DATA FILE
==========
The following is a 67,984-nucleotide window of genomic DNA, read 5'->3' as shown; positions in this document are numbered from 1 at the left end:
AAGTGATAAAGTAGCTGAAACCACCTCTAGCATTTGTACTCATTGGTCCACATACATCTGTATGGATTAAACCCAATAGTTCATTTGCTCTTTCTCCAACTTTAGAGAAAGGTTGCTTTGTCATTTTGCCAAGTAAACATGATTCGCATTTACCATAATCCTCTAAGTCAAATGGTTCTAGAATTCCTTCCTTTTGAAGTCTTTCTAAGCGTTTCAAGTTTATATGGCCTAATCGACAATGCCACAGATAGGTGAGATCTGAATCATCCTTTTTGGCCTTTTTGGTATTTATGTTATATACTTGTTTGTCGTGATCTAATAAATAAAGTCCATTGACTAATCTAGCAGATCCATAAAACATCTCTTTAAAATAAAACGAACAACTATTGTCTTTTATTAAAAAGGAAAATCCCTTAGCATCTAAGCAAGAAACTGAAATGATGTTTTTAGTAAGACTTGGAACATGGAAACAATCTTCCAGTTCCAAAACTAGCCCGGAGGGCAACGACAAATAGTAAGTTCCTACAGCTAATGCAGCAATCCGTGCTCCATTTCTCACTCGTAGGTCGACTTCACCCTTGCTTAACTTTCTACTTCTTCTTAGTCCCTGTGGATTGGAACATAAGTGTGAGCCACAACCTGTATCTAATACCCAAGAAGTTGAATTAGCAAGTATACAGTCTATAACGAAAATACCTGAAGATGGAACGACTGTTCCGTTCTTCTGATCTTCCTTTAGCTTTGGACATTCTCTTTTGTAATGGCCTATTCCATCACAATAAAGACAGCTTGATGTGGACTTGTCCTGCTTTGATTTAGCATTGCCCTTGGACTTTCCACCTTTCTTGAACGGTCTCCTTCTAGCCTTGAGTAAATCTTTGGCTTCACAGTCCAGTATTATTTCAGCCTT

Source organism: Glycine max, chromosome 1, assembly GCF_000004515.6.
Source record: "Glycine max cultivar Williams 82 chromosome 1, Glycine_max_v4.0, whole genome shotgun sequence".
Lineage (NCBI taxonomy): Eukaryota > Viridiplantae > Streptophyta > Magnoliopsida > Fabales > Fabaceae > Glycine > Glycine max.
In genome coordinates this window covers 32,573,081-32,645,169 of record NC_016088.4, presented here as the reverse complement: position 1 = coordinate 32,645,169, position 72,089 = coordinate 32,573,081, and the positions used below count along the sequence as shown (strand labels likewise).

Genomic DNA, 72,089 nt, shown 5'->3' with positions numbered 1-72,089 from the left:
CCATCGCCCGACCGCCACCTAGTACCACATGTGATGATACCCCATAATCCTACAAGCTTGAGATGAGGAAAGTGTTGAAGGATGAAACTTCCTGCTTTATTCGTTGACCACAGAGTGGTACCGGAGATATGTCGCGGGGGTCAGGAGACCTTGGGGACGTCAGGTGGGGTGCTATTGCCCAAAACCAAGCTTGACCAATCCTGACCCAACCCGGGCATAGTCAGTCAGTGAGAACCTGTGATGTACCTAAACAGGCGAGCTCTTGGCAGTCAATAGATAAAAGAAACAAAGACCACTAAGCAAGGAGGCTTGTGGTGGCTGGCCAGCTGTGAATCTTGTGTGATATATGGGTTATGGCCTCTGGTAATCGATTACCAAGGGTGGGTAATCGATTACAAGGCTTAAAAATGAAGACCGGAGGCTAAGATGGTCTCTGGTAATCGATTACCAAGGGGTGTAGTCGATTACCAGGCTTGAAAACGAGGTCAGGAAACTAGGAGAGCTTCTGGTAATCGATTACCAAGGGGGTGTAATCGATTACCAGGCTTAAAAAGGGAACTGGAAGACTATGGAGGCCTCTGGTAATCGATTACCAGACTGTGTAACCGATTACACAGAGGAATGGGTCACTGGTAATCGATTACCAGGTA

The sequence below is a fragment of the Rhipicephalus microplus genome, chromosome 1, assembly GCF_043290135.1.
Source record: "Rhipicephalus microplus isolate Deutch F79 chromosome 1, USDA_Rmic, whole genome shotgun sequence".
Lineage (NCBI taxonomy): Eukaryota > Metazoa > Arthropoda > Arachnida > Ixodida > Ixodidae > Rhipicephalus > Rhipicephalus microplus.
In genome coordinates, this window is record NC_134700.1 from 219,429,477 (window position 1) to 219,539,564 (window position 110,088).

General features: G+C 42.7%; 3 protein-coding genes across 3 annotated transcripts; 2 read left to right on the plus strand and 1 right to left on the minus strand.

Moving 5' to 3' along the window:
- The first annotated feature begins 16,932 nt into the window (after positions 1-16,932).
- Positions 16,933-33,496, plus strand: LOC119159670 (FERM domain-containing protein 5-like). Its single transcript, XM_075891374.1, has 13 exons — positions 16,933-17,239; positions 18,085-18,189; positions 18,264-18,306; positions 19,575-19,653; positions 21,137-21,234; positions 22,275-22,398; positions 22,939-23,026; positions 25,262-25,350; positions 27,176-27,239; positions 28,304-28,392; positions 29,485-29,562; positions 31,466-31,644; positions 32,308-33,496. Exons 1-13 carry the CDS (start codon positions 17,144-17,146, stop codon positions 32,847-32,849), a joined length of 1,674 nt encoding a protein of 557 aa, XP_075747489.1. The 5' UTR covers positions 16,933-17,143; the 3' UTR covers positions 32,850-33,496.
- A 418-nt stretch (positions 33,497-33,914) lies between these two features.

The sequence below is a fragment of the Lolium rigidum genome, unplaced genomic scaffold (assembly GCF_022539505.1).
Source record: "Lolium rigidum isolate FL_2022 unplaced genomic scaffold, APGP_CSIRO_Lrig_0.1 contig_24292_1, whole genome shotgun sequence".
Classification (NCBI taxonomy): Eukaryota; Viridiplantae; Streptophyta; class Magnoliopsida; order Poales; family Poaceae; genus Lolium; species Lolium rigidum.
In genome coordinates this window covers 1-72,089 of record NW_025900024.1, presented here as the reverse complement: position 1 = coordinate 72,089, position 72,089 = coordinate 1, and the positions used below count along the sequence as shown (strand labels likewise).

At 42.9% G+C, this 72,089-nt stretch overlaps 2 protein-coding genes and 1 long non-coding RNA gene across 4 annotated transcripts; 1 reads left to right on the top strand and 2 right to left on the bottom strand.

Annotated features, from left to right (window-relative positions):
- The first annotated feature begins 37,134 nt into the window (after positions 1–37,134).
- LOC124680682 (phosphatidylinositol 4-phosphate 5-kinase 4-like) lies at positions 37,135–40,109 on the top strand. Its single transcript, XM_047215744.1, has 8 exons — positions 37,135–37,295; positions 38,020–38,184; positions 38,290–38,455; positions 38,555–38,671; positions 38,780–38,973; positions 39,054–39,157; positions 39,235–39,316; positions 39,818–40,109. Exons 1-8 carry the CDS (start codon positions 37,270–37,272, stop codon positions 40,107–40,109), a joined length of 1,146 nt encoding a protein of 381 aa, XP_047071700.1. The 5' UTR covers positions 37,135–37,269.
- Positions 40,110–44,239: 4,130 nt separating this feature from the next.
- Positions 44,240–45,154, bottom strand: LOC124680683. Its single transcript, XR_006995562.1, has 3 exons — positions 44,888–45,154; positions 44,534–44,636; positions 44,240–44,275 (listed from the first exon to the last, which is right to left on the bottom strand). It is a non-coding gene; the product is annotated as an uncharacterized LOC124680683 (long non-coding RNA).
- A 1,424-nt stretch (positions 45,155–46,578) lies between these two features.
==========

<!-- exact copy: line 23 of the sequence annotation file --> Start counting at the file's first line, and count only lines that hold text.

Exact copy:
Annotated features, from left to right (window-relative positions):